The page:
Sat | Apr 1, 2023

Tangy Tangerine

Published:Thursday | February 11, 2010 | 12:00 AM

Keisha Shakespeare-Blackmore, Staff Reporter

When you peel into a tangerine, the unique aroma from its zesty rind engulfs the nostrils. And when you bite into the rich, orange-coloured segments (called pegs in Jamaica), the delicious juice is sure to awaken your taste buds.

This sweet-tasting fruit is a native of China, where it is known as 'mandarine', a member of the citrus family. This citrus plant, like the others found in Jamaica, was introduced by the Spaniards in the early 16th century. The tree is a small one, with spines mainly on the inner branches. The fruit is smaller than an orange and is slightly flattened at both ends, with a loose skin that is easily peeled without a knife. Usually they are sweet, with a slight tangy flavour. The inner pegs have little, white, protective fibres that are best peeled off before digging into the tasty fruit.

The fruit is in season from late November to February.

Like other fruits, the tangerine can be used in salads, desserts and main dishes. It is also great for making a refreshing drink on a hot day. It is rich in vitamin C and is packed with fibre. Tangerines are a great source of vitamin A and beta cryptoxanthin, which may help reduce the inflammation of arthritis. Tangerines also contain a healthy amount of lutein, which is good for vision.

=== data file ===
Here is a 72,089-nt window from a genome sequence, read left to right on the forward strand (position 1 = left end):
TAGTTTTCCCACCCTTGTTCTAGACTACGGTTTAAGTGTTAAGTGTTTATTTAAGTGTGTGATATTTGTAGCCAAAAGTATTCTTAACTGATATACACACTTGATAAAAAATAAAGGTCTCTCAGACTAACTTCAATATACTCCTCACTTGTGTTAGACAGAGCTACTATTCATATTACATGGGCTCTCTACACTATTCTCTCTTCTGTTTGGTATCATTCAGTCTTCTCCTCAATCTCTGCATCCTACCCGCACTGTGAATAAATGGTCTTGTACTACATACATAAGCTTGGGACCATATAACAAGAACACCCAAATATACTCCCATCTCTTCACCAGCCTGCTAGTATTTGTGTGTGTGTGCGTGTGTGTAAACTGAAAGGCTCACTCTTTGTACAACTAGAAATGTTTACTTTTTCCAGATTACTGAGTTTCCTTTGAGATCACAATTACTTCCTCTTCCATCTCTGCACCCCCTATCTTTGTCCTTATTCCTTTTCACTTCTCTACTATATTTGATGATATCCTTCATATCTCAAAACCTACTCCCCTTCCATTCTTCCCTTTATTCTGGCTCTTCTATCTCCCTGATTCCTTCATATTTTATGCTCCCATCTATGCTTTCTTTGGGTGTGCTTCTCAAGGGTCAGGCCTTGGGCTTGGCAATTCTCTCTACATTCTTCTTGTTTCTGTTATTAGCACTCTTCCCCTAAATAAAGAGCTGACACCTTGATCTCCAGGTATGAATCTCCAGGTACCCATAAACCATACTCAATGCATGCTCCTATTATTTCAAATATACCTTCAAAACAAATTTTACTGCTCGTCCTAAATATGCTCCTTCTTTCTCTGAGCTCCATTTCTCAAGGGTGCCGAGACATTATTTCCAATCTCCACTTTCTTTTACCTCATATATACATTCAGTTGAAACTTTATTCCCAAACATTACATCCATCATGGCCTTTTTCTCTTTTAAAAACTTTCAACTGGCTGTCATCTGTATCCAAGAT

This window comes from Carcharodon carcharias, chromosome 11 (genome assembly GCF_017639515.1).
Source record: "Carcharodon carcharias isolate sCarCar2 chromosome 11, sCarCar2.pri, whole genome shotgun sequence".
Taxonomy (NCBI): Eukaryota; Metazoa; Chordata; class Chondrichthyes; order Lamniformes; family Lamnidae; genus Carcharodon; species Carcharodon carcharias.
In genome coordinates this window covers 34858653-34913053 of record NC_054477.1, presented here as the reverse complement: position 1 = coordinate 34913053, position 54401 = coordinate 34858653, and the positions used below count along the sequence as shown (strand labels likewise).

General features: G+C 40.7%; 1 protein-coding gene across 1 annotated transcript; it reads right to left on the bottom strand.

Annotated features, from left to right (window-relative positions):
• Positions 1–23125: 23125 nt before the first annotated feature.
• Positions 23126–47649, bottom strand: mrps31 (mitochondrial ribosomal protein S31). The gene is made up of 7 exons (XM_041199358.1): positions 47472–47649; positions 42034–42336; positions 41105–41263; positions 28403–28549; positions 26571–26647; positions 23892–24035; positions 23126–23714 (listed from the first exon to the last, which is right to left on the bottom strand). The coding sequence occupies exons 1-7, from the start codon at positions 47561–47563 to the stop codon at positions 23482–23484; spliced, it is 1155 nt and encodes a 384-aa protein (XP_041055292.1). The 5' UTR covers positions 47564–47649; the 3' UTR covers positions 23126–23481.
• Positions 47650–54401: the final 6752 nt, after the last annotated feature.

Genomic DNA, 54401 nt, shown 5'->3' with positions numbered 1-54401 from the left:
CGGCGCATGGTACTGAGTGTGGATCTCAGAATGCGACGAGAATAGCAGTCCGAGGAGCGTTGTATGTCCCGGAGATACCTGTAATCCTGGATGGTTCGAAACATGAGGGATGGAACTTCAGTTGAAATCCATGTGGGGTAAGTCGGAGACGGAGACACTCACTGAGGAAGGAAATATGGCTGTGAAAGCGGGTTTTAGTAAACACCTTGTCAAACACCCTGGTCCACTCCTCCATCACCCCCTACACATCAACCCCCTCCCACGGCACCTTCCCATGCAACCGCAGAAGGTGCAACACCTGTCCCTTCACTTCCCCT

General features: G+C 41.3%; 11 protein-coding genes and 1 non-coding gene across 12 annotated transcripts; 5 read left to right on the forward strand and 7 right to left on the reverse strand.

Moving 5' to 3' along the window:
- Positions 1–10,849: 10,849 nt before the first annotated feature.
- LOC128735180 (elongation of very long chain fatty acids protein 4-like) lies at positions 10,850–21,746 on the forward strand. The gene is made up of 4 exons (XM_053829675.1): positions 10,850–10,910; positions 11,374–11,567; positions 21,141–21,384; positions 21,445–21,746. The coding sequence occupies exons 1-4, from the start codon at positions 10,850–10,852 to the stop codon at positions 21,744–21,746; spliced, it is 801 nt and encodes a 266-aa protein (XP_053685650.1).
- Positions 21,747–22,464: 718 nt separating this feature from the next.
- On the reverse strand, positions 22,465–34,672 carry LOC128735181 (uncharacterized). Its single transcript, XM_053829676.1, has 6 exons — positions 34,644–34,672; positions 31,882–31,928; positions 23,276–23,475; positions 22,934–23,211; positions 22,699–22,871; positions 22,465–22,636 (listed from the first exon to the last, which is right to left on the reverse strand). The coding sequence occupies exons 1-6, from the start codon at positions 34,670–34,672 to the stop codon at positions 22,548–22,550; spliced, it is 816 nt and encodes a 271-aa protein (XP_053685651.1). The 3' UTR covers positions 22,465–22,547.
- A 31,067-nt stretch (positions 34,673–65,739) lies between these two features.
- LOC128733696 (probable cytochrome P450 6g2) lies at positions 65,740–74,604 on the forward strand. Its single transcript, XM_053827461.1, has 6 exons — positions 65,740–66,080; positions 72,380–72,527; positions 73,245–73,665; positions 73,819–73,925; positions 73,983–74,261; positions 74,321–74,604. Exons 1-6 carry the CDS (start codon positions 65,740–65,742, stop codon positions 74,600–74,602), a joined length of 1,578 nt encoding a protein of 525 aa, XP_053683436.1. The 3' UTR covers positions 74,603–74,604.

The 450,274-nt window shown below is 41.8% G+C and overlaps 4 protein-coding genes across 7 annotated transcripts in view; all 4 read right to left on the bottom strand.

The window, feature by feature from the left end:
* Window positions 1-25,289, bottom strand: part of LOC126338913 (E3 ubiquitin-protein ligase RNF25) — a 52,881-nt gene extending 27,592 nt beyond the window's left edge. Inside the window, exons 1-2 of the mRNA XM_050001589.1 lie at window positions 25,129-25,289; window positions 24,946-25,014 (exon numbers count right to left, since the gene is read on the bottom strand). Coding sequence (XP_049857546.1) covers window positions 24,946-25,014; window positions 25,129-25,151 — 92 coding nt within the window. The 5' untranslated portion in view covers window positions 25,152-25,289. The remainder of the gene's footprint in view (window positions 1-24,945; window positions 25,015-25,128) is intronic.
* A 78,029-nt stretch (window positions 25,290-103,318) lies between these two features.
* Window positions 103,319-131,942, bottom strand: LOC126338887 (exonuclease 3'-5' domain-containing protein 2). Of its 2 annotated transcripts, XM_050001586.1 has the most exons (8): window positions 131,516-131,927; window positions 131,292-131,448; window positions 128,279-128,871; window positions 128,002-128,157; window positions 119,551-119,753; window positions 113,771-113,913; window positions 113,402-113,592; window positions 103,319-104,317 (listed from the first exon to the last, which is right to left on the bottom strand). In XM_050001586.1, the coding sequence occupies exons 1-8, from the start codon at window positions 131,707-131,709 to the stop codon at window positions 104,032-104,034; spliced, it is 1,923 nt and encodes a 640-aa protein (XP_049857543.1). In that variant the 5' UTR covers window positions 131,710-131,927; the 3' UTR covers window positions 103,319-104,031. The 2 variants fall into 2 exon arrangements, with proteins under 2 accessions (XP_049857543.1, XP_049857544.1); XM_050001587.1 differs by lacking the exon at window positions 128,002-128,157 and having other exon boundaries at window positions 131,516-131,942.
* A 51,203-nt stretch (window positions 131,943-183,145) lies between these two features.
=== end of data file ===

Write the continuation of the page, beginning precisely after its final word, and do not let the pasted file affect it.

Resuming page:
According to an article on the Colorado Department of Public Health and Environment's website titled, 'Cancer fighting nutrients': "Studies have been performed to determine whether fruit and vegetable consumption reduces the risk of cancer development. The results show strong indications that fruit and vegetable consumption does reduce cancer risk. The nutrients that have been determined most responsible for reducing cancer risk are vitamin A, vitamin C and fibre." As it is, tangerines are rich in Vitamin C and fibre, also it is a great source of vitamin A.

The article, however, pointed out that "while many studies have linked the consumption of foods rich in these nutrients to a reduced risk for cancer, there are few studies in which these nutrients have been given as dietary supplements".

Varieties of tangerines

Since tangerines are so tasty and have a number of nutrients, the next time you go shopping, pick up a dozen. They are not so expensive as to burst your budget, and they are good for you. Here are a few varieties that you can check out:

1. Clementine, which is also known as Algerian tangerine, is a small, sweet-tasting and seedless variety. The membranes covering the carpels are thinner than in other tangerines, and its texture is very delicate. Most clementines are imported from North Africa and Spain.

2. Tangelo is a cross between a tangerine and a grapefruit or pomelo (a large citrus fruit that is related to the grapefruit). The name is a combination of tangerine and pomelo. It looks like a large orange, with a distinct, knob-like projection on the stem end. Although they are closer to tangerines than to grapefruits in flavour, tangelos have their own distinct taste.

3. Temple, which is also called a royal mandarin, is a tangor, or a cross between a tangerine and an orange. Temples resemble overgrown tangerines and have many seeds. They are very sweet and juicy and their flavour is similar to that of an orange.

Sources: Encyclopaedia of Jamaican Heritage, Olive Senior